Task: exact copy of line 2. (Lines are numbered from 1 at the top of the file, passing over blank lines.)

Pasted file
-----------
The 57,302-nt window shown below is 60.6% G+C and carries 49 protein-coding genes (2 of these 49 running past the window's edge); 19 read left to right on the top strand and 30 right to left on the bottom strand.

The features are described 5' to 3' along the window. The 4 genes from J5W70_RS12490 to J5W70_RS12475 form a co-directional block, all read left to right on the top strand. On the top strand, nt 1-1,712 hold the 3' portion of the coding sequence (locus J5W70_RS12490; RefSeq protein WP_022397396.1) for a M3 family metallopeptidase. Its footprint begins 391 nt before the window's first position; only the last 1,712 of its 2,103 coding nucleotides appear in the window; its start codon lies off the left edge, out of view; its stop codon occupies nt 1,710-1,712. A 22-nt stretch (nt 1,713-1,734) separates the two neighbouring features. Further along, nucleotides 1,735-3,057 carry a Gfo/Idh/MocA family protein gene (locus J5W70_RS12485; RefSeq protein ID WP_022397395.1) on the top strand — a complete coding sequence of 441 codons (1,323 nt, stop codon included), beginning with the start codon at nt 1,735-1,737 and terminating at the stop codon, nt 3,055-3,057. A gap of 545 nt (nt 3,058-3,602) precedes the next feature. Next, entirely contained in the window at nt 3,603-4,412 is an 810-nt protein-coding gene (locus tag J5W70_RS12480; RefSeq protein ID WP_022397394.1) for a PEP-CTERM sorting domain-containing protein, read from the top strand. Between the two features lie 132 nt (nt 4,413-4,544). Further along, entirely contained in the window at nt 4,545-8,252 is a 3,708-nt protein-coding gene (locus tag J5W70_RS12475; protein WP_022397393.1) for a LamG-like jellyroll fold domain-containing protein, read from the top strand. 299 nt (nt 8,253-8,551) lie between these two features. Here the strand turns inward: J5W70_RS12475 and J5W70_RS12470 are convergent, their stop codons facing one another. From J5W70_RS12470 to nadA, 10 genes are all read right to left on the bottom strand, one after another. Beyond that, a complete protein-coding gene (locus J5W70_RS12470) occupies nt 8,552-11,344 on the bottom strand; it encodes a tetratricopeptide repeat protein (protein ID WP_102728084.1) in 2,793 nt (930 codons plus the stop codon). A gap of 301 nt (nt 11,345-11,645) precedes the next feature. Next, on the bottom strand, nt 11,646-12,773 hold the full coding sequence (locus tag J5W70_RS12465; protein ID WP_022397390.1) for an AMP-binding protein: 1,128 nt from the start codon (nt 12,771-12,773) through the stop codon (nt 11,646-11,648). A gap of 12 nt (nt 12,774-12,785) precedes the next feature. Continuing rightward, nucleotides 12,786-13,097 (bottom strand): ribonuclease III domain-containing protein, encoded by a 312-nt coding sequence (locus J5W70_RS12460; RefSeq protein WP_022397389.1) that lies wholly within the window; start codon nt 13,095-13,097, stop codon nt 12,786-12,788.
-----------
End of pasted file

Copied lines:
The features are described 5' to 3' along the window. The 4 genes from J5W70_RS12490 to J5W70_RS12475 form a co-directional block, all read left to right on the top strand. On the top strand, nt 1-1,712 hold the 3' portion of the coding sequence (locus J5W70_RS12490; RefSeq protein WP_022397396.1) for a M3 family metallopeptidase. Its footprint begins 391 nt before the window's first position; only the last 1,712 of its 2,103 coding nucleotides appear in the window; its start codon lies off the left edge, out of view; its stop codon occupies nt 1,710-1,712. A 22-nt stretch (nt 1,713-1,734) separates the two neighbouring features. Further along, nucleotides 1,735-3,057 carry a Gfo/Idh/MocA family protein gene (locus J5W70_RS12485; RefSeq protein ID WP_022397395.1) on the top strand — a complete coding sequence of 441 codons (1,323 nt, stop codon included), beginning with the start codon at nt 1,735-1,737 and terminating at the stop codon, nt 3,055-3,057. A gap of 545 nt (nt 3,058-3,602) precedes the next feature. Next, entirely contained in the window at nt 3,603-4,412 is an 810-nt protein-coding gene (locus tag J5W70_RS12480; RefSeq protein ID WP_022397394.1) for a PEP-CTERM sorting domain-containing protein, read from the top strand. Between the two features lie 132 nt (nt 4,413-4,544). Further along, entirely contained in the window at nt 4,545-8,252 is a 3,708-nt protein-coding gene (locus tag J5W70_RS12475; protein WP_022397393.1) for a LamG-like jellyroll fold domain-containing protein, read from the top strand. 299 nt (nt 8,253-8,551) lie between these two features. Here the strand turns inward: J5W70_RS12475 and J5W70_RS12470 are convergent, their stop codons facing one another. From J5W70_RS12470 to nadA, 10 genes are all read right to left on the bottom strand, one after another. Beyond that, a complete protein-coding gene (locus J5W70_RS12470) occupies nt 8,552-11,344 on the bottom strand; it encodes a tetratricopeptide repeat protein (protein ID WP_102728084.1) in 2,793 nt (930 codons plus the stop codon). A gap of 301 nt (nt 11,345-11,645) precedes the next feature. Next, on the bottom strand, nt 11,646-12,773 hold the full coding sequence (locus tag J5W70_RS12465; protein ID WP_022397390.1) for an AMP-binding protein: 1,128 nt from the start codon (nt 12,771-12,773) through the stop codon (nt 11,646-11,648). A gap of 12 nt (nt 12,774-12,785) precedes the next feature. Continuing rightward, nucleotides 12,786-13,097 (bottom strand): ribonuclease III domain-containing protein, encoded by a 312-nt coding sequence (locus J5W70_RS12460; RefSeq protein WP_022397389.1) that lies wholly within the window; start codon nt 13,095-13,097, stop codon nt 12,786-12,788.